A modest proposal for educating our youth

I was at the Juneau School District Budget Proposal meeting on Tuesday, and I am confused by the angry response to our governor. As a teacher I am grateful to our governor’s leadership in a time when corrupt politicians with lobbying ties are bankrupting schools across the country to move money into the pockets of multinationals.

 

Up til now, I was under the false impression that my job was to prepare students for an intellectual future in a profession of their choice. Thanks to Parnell’s firm stance on keeping 18 billion dollars in the pockets of oil companies he once lobbied for, I no longer need to teach the children as if they will be lawyers, doctors, teachers, computer scientists, or astronauts. I now know exactly what to teach: pipe welding.


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Gone are the days of reading in my room. Gone are the days of writing and talking about history. Science? Who needs science? We have a wonderful understanding of science already in our culture. How many children can weld pipe?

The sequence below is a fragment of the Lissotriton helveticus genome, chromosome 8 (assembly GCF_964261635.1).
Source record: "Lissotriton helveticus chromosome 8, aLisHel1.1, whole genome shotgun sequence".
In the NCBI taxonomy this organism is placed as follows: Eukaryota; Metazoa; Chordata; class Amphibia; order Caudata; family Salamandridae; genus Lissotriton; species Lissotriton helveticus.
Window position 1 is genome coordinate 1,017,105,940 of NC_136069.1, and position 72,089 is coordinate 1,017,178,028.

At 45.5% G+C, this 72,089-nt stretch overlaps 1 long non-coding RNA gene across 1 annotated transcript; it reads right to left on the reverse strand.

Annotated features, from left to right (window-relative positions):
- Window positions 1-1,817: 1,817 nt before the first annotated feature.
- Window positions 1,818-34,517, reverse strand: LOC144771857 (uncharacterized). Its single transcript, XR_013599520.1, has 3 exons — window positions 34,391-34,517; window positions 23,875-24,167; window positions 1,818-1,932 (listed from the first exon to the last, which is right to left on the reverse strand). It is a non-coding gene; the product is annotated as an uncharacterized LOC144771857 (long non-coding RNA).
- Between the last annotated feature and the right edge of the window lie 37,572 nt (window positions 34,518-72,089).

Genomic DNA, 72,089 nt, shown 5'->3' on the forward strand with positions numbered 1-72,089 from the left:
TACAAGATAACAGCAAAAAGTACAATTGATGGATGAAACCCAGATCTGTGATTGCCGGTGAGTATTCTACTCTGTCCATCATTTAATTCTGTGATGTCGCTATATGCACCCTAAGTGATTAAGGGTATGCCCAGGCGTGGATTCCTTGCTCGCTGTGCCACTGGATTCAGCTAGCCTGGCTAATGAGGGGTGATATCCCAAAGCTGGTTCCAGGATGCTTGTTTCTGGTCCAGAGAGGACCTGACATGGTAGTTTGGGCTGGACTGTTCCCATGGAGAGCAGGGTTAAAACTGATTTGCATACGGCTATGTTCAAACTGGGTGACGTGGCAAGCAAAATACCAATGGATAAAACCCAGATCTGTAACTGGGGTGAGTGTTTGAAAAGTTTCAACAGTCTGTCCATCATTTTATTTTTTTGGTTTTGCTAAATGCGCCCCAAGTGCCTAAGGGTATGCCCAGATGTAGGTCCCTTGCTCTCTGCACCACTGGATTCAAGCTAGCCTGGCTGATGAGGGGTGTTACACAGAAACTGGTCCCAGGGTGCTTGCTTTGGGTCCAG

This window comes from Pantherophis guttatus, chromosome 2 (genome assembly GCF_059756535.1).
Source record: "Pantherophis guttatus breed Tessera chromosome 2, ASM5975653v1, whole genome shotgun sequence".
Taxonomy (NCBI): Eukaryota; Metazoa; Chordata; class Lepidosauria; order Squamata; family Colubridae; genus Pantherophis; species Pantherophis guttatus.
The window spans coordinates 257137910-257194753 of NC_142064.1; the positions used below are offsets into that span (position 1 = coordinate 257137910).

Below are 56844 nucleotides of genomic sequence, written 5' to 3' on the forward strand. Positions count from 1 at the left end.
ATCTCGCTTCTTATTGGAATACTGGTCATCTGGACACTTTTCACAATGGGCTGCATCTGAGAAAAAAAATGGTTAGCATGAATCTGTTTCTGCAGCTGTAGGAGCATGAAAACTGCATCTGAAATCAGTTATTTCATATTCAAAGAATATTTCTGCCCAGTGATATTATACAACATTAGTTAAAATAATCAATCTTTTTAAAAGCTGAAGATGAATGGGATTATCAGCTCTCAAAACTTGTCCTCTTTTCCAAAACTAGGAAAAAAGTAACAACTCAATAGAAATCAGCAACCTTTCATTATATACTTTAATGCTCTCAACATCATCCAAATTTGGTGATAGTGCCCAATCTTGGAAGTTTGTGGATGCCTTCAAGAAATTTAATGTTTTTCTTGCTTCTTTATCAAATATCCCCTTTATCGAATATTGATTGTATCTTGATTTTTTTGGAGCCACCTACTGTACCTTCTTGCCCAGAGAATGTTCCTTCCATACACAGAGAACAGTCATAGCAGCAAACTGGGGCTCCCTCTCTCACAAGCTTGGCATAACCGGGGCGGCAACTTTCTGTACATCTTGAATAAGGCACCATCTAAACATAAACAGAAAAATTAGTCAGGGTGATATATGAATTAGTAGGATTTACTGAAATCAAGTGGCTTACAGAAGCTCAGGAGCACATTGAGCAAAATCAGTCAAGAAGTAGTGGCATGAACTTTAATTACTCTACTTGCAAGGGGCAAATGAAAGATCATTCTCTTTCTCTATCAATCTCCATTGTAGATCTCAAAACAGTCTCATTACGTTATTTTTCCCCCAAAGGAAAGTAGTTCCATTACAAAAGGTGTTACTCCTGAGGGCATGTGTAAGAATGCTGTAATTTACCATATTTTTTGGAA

We will need money for welding machines. Luckily for Alaska, the country has schools in dire need of books all over, and not one of those schools can afford new text books. This means we can sell our used textbooks to some of the districts who have not already purchased curriculum in intelligent design from Texas.

We could also do away with lunch. The GOP has continued to show why giving to the poor creates nothing but a sense of entitlement. The right has spoken clearly — hungry children in schools is not the problem of Republicans. Besides, it takes days to starve. Children need welding machines - not food!

My plan suggests a way to fund welding for elementary school children. We won’t be able to afford leathers to keep the children from being burned, and there won’t be nurses to deal with burns. But those kids will be able to weld.

I am left with one question though: If the GOP is correct, trickle-down-economics dictates that schools cannot go broke because the money of the rich magically pours into the pockets of the poor through funding from the rich. Maybe we should check the Adam Smith gauge to ensure it’s working. Where is that invisible hand anyways?

Adam Berkey

Juneau

(P.S. to my students: The object of this lesson was ‘satire.’ Look it up.)

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